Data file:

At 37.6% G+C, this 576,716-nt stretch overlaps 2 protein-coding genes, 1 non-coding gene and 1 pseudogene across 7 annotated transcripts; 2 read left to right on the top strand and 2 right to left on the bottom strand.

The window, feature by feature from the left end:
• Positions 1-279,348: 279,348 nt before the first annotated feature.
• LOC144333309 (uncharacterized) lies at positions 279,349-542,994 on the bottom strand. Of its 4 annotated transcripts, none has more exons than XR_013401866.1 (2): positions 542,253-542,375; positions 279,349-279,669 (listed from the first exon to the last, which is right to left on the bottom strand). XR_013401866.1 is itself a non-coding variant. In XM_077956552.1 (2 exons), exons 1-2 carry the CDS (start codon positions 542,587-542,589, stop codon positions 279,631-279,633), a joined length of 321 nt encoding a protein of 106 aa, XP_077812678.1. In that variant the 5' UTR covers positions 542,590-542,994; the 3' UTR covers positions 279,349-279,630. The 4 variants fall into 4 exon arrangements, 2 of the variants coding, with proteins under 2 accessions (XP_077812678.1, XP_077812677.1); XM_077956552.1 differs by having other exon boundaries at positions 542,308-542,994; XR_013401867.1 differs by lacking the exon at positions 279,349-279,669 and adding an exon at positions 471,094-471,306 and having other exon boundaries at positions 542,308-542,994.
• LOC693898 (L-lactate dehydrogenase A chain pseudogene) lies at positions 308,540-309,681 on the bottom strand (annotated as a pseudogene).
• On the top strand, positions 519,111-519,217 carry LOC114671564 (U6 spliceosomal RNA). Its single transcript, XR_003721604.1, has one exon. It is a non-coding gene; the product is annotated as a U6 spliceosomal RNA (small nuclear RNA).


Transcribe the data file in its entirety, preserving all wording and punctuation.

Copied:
At 37.6% G+C, this 576,716-nt stretch overlaps 2 protein-coding genes, 1 non-coding gene and 1 pseudogene across 7 annotated transcripts; 2 read left to right on the top strand and 2 right to left on the bottom strand.

The window, feature by feature from the left end:
• Positions 1-279,348: 279,348 nt before the first annotated feature.
• LOC144333309 (uncharacterized) lies at positions 279,349-542,994 on the bottom strand. Of its 4 annotated transcripts, none has more exons than XR_013401866.1 (2): positions 542,253-542,375; positions 279,349-279,669 (listed from the first exon to the last, which is right to left on the bottom strand). XR_013401866.1 is itself a non-coding variant. In XM_077956552.1 (2 exons), exons 1-2 carry the CDS (start codon positions 542,587-542,589, stop codon positions 279,631-279,633), a joined length of 321 nt encoding a protein of 106 aa, XP_077812678.1. In that variant the 5' UTR covers positions 542,590-542,994; the 3' UTR covers positions 279,349-279,630. The 4 variants fall into 4 exon arrangements, 2 of the variants coding, with proteins under 2 accessions (XP_077812678.1, XP_077812677.1); XM_077956552.1 differs by having other exon boundaries at positions 542,308-542,994; XR_013401867.1 differs by lacking the exon at positions 279,349-279,669 and adding an exon at positions 471,094-471,306 and having other exon boundaries at positions 542,308-542,994.
• LOC693898 (L-lactate dehydrogenase A chain pseudogene) lies at positions 308,540-309,681 on the bottom strand (annotated as a pseudogene).
• On the top strand, positions 519,111-519,217 carry LOC114671564 (U6 spliceosomal RNA). Its single transcript, XR_003721604.1, has one exon. It is a non-coding gene; the product is annotated as a U6 spliceosomal RNA (small nuclear RNA).